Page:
After the previous day’s trip to Malaysia, I went to grab a bite of supper at a hawker stall, and then checked and send a couple of emails (and updated the blog). I wandered around for a while, before heading back to Bugis Backpacker’s to hit the hay.
Up at about 6, I left to make the most of a few hours before having to fly. I went out for a quick wander through Little India for an hour or so. After passing a place that sold curried fish head and graffiti indicating that a particular wall was not a restroom, I spent a fair amount of time looking at the detail on the different Hindu Temples in the area...fascinating, to say the least. In addition to the Hindu Temples, there was an interesting mosque as well, right next door to a place called the Hasbiyallah Cafe, which, due to the suspiciously close spelling to a certain Lebanese group that caused a lot of trouble over the summer, I did not stop for a cup of coffee. Instead, I went for a cup of coffee and bite of breakfast at Coffee Bean, a Starbucks-ish coffee place. I read for a while, and then headed back to the hostel to finish packing up before check out. With about 30 minutes to spare, I decided to take a quick run over to the Raffles The Plaza hotel to confirm our reservation for about a week later, and to get a feel for using the MRT (metro) system. I wandered around for a few minutes and took a few pictures, before finding my way to the hotel. As it turns out, it was a good thing that I checked, as the reservation I had made on line apparently wasn't registering. After reconfirming, I headed back to the hostel.
The airport transfer guy picked me up promptly at 11, and before 1130 I was at the airport and checked in. I browsed the airport bookstore, blissfully chock full of English titles, and made a couple of purchases before heading through immigration into the shopping mall like atmosphere of Changi Airport.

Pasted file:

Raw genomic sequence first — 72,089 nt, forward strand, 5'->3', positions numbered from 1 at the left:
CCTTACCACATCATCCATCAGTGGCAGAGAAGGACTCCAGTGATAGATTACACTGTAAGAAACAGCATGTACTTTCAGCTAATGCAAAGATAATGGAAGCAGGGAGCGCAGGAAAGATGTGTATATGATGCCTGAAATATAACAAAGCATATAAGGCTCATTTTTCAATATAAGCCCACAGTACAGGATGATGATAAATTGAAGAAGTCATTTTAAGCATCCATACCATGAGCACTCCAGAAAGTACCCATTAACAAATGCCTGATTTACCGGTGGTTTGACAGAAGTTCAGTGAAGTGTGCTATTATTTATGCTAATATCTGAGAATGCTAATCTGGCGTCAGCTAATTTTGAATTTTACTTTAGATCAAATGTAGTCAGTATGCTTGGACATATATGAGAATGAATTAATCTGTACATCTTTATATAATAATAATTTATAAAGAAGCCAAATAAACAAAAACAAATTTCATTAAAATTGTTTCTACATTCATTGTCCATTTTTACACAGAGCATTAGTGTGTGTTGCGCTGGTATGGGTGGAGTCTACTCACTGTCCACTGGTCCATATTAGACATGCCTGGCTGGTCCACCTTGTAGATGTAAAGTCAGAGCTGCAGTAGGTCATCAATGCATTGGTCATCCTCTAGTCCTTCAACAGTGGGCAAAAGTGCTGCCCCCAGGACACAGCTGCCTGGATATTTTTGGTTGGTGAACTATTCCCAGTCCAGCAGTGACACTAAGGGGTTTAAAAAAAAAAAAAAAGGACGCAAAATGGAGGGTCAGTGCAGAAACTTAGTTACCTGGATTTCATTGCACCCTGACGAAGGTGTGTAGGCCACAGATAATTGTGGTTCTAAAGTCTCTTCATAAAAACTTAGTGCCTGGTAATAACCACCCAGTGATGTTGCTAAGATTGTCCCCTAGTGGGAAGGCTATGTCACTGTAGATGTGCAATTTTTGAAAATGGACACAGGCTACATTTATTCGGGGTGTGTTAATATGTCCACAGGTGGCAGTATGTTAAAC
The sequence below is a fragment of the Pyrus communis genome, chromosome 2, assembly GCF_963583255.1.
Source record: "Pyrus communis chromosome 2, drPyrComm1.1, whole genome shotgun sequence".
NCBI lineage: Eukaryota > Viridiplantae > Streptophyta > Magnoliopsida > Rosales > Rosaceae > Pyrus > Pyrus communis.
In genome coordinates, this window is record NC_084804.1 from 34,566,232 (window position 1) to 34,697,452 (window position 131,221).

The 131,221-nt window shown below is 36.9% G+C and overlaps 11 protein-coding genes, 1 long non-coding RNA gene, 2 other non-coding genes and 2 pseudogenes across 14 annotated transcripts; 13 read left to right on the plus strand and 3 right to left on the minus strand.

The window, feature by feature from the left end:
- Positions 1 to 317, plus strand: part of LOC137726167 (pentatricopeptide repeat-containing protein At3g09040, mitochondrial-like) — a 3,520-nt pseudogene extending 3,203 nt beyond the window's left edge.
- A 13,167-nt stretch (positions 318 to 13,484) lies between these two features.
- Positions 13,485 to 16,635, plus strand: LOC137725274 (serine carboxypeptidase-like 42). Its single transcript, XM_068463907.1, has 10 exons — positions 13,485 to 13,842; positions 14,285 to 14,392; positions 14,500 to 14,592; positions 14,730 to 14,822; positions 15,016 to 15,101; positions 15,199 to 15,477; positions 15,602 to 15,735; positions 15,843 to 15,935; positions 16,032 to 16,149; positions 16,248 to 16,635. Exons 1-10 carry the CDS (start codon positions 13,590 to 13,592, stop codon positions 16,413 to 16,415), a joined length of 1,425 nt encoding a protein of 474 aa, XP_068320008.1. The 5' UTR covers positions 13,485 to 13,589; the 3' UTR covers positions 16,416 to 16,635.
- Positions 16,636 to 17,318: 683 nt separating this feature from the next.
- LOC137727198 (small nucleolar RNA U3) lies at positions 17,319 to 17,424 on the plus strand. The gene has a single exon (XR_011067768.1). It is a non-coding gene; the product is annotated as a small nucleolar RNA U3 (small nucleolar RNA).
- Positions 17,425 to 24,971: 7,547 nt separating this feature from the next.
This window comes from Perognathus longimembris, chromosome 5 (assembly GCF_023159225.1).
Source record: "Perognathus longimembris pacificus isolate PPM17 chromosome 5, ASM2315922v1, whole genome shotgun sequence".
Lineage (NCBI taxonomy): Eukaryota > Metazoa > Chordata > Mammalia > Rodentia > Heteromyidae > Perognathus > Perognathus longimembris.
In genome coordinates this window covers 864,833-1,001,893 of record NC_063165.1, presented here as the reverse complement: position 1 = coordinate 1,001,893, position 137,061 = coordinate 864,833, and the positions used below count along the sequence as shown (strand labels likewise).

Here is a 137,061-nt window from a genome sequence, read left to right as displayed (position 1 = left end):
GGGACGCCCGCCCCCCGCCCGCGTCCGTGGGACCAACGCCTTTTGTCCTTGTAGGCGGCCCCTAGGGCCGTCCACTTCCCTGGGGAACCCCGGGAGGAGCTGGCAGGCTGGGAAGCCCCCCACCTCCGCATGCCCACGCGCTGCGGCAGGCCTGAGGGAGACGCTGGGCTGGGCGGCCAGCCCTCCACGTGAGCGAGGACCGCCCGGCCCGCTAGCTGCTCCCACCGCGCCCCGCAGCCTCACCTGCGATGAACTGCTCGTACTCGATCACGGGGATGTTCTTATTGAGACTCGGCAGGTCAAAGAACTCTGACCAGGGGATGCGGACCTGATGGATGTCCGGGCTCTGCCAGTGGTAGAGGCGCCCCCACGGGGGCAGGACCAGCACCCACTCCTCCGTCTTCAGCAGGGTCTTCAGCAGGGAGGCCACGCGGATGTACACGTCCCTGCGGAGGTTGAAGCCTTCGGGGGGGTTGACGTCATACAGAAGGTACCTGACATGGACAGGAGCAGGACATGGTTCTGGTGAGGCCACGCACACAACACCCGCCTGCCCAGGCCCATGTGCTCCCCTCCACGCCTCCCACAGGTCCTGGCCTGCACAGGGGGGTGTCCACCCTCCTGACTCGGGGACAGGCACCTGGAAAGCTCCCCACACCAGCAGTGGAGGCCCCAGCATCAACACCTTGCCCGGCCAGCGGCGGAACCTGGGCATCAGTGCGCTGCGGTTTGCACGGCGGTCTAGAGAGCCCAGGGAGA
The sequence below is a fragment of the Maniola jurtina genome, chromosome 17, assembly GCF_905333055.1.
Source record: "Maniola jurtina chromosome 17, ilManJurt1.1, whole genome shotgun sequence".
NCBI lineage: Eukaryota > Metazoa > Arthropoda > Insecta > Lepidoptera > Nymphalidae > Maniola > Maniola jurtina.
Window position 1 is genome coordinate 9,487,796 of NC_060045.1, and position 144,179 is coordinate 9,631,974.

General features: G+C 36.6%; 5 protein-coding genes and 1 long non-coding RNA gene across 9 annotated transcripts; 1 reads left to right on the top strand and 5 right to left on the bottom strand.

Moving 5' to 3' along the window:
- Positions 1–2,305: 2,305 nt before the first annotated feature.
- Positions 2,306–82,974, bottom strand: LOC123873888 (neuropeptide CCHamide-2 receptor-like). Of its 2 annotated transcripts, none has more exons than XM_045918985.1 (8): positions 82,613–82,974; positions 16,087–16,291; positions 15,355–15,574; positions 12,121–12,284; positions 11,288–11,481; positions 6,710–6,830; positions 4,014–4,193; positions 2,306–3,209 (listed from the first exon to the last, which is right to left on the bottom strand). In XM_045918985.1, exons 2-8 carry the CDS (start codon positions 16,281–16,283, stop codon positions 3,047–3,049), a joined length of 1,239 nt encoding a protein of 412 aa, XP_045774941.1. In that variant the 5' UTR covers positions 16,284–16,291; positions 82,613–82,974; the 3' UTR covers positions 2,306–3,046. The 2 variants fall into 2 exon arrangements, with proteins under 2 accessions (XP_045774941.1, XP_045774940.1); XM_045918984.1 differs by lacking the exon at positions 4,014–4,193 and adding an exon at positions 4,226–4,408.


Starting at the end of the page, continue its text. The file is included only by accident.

In all my travels, I don’t think that I’ve ever been to a nicer airport. Clean, well designed with nice spaces, artwork, convenient food and shopping areas, free internet access, it’s a great airport if you have to be stuck somewhere for a while. Most of the good stuff is past immigration. Even the way that they handled security screening was efficient. Instead of having one or two security checkpoints, each gate had its own screening station that would be manned one hour before the flight. I thought that it worked pretty well. Of course, other security measures were in place as well, such as the teams of Gurkhas patrolling the airport with their MP5s and wickedly curved kukris. I felt pretty safe.
After clearing security at the gate, it was just a short while before boarding the flight to Siem Reap. I spent the time filling out my immigration paperwork, handed to me on the way into the gate. The flight was heading on to Vietnam afterward, so I kept a copy of the paperwork for when we’d head there a few days later. The flight was only a couple of hours, and before long, we were descending over the greenery of Cambodia.
Siem Reap International Airport was pretty small. The planes park, and everyone gets off via the rolling staircase and meanders to the terminal. All around me, folks were stopping to take pictures of themselves with the plane in the background before moving into the customs and immigration area. Since I had a visa already and had nothing to declare, I got through pretty quickly. I changed about 15000 yen into 900,000 riels or so and went to find a ride into town.
I didn't really know how much to expect for a taxi, and didn't want to get ripped off any more than necessary. But, I needn't have worried.